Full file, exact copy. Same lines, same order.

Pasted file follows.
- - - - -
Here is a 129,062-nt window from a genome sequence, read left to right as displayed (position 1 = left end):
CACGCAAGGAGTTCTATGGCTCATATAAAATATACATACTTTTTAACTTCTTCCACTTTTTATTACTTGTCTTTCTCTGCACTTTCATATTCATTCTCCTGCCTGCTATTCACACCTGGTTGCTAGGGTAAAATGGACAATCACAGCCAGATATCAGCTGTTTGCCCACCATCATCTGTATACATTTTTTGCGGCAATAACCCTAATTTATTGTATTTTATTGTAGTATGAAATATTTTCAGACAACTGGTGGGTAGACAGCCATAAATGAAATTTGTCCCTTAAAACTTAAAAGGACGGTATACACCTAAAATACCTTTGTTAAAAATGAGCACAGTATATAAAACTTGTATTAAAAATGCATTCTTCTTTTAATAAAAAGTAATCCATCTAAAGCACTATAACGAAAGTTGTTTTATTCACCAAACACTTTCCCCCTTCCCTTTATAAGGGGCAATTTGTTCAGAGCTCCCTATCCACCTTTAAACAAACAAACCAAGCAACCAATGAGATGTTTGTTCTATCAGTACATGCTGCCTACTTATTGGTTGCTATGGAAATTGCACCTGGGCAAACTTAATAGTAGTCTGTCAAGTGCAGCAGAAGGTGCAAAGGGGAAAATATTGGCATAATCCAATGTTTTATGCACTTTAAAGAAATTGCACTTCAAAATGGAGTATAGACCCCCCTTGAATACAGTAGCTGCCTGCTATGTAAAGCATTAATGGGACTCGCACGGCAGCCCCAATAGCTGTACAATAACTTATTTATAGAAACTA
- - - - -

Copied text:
Here is a 129,062-nt window from a genome sequence, read left to right as displayed (position 1 = left end):
CACGCAAGGAGTTCTATGGCTCATATAAAATATACATACTTTTTAACTTCTTCCACTTTTTATTACTTGTCTTTCTCTGCACTTTCATATTCATTCTCCTGCCTGCTATTCACACCTGGTTGCTAGGGTAAAATGGACAATCACAGCCAGATATCAGCTGTTTGCCCACCATCATCTGTATACATTTTTTGCGGCAATAACCCTAATTTATTGTATTTTATTGTAGTATGAAATATTTTCAGACAACTGGTGGGTAGACAGCCATAAATGAAATTTGTCCCTTAAAACTTAAAAGGACGGTATACACCTAAAATACCTTTGTTAAAAATGAGCACAGTATATAAAACTTGTATTAAAAATGCATTCTTCTTTTAATAAAAAGTAATCCATCTAAAGCACTATAACGAAAGTTGTTTTATTCACCAAACACTTTCCCCCTTCCCTTTATAAGGGGCAATTTGTTCAGAGCTCCCTATCCACCTTTAAACAAACAAACCAAGCAACCAATGAGATGTTTGTTCTATCAGTACATGCTGCCTACTTATTGGTTGCTATGGAAATTGCACCTGGGCAAACTTAATAGTAGTCTGTCAAGTGCAGCAGAAGGTGCAAAGGGGAAAATATTGGCATAATCCAATGTTTTATGCACTTTAAAGAAATTGCACTTCAAAATGGAGTATAGACCCCCCTTGAATACAGTAGCTGCCTGCTATGTAAAGCATTAATGGGACTCGCACGGCAGCCCCAATAGCTGTACAATAACTTATTTATAGAAACTA